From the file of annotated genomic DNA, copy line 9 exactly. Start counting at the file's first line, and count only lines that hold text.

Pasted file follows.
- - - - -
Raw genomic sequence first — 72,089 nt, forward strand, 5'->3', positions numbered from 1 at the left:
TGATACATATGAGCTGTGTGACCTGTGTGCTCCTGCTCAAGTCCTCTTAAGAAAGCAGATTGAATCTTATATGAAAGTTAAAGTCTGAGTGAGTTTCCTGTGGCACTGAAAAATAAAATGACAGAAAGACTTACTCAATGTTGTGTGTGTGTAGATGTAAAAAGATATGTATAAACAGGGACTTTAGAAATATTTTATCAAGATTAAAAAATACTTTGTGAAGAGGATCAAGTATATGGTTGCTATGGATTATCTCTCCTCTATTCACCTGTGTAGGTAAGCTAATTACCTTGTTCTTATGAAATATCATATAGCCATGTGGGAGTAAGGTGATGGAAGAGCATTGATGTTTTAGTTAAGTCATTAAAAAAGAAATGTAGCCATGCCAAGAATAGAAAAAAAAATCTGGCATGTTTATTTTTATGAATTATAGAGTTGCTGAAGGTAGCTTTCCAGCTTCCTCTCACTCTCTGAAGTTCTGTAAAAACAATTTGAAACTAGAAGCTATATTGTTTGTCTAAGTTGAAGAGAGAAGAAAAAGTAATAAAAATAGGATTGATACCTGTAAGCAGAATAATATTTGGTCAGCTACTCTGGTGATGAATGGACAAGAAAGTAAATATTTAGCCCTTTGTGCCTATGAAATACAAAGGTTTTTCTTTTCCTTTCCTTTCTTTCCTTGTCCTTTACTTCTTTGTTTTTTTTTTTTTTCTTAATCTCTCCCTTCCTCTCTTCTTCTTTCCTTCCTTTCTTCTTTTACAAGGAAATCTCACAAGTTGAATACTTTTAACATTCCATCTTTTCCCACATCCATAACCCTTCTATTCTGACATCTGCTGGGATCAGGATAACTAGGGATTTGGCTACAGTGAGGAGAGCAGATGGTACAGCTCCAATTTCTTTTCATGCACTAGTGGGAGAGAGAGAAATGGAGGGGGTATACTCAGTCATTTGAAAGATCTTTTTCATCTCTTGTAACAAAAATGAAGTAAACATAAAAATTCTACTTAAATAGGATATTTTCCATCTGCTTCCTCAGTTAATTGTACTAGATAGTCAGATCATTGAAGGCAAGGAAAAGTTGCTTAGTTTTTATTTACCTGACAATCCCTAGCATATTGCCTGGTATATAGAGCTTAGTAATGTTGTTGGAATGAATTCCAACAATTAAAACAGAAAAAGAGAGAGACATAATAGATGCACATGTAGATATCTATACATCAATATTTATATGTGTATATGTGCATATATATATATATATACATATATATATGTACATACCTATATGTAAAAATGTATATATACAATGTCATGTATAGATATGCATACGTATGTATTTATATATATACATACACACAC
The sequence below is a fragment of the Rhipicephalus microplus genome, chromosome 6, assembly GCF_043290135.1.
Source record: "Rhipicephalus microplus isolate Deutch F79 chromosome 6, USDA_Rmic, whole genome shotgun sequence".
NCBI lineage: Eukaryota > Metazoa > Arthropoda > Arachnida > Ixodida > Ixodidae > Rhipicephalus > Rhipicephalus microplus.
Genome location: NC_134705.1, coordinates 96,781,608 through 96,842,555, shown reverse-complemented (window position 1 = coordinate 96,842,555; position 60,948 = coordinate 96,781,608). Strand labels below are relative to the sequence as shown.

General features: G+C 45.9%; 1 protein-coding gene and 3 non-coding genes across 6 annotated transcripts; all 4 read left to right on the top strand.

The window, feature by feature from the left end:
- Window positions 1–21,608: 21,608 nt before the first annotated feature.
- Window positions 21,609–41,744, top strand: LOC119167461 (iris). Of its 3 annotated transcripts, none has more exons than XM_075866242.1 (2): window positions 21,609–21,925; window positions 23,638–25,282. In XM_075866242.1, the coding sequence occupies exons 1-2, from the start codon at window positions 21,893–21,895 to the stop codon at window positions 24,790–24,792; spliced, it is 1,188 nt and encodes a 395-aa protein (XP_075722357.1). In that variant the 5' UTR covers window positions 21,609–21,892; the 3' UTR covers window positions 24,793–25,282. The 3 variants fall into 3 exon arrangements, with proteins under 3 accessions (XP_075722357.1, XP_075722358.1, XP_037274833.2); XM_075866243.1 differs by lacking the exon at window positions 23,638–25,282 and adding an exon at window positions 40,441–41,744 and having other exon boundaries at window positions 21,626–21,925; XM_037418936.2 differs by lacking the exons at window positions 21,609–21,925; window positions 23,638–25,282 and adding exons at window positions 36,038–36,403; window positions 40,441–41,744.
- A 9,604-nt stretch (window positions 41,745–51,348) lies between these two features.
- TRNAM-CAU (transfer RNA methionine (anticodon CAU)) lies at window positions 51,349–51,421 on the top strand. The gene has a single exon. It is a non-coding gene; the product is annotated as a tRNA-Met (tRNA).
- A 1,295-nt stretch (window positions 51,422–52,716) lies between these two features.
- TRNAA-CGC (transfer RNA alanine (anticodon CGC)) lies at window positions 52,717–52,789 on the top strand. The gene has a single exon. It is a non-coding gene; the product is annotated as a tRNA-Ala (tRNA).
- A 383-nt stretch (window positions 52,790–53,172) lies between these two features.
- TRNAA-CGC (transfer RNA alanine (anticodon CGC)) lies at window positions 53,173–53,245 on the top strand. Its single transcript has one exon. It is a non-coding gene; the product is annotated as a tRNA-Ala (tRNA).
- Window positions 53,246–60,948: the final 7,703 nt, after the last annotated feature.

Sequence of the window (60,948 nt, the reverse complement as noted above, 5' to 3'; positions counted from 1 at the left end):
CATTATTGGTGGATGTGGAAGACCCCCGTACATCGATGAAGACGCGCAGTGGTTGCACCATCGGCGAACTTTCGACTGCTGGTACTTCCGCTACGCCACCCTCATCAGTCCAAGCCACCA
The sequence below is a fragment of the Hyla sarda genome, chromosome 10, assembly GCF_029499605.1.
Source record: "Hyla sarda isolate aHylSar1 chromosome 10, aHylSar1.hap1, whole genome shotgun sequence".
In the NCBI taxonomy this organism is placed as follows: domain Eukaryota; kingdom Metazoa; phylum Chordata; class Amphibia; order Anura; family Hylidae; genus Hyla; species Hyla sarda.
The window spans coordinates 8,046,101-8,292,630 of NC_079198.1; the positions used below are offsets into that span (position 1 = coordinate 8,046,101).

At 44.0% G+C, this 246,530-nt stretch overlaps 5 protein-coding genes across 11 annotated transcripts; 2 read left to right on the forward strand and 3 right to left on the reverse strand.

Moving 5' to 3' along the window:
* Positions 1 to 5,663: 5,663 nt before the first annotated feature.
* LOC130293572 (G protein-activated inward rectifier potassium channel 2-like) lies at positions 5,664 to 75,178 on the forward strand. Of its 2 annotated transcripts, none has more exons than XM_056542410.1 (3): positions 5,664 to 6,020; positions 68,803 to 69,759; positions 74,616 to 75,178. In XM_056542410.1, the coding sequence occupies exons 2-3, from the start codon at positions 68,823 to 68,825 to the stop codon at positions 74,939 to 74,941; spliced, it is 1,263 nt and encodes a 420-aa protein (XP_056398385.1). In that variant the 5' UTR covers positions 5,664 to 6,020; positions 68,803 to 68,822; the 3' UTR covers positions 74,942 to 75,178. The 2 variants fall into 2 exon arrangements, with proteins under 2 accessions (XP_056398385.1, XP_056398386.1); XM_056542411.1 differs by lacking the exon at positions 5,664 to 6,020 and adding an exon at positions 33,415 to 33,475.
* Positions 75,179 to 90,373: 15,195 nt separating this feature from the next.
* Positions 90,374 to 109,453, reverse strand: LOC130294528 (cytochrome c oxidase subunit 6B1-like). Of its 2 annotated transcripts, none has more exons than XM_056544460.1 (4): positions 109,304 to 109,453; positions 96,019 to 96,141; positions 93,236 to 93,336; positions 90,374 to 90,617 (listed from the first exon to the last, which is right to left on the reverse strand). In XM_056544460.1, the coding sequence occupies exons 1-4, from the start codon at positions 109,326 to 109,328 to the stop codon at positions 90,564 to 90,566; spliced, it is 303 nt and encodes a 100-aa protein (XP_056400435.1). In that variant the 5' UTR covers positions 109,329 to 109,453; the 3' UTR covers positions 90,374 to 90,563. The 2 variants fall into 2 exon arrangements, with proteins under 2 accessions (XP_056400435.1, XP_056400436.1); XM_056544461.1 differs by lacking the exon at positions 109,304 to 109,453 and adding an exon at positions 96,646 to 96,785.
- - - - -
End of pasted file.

- Window positions 1–21,608: 21,608 nt before the first annotated feature.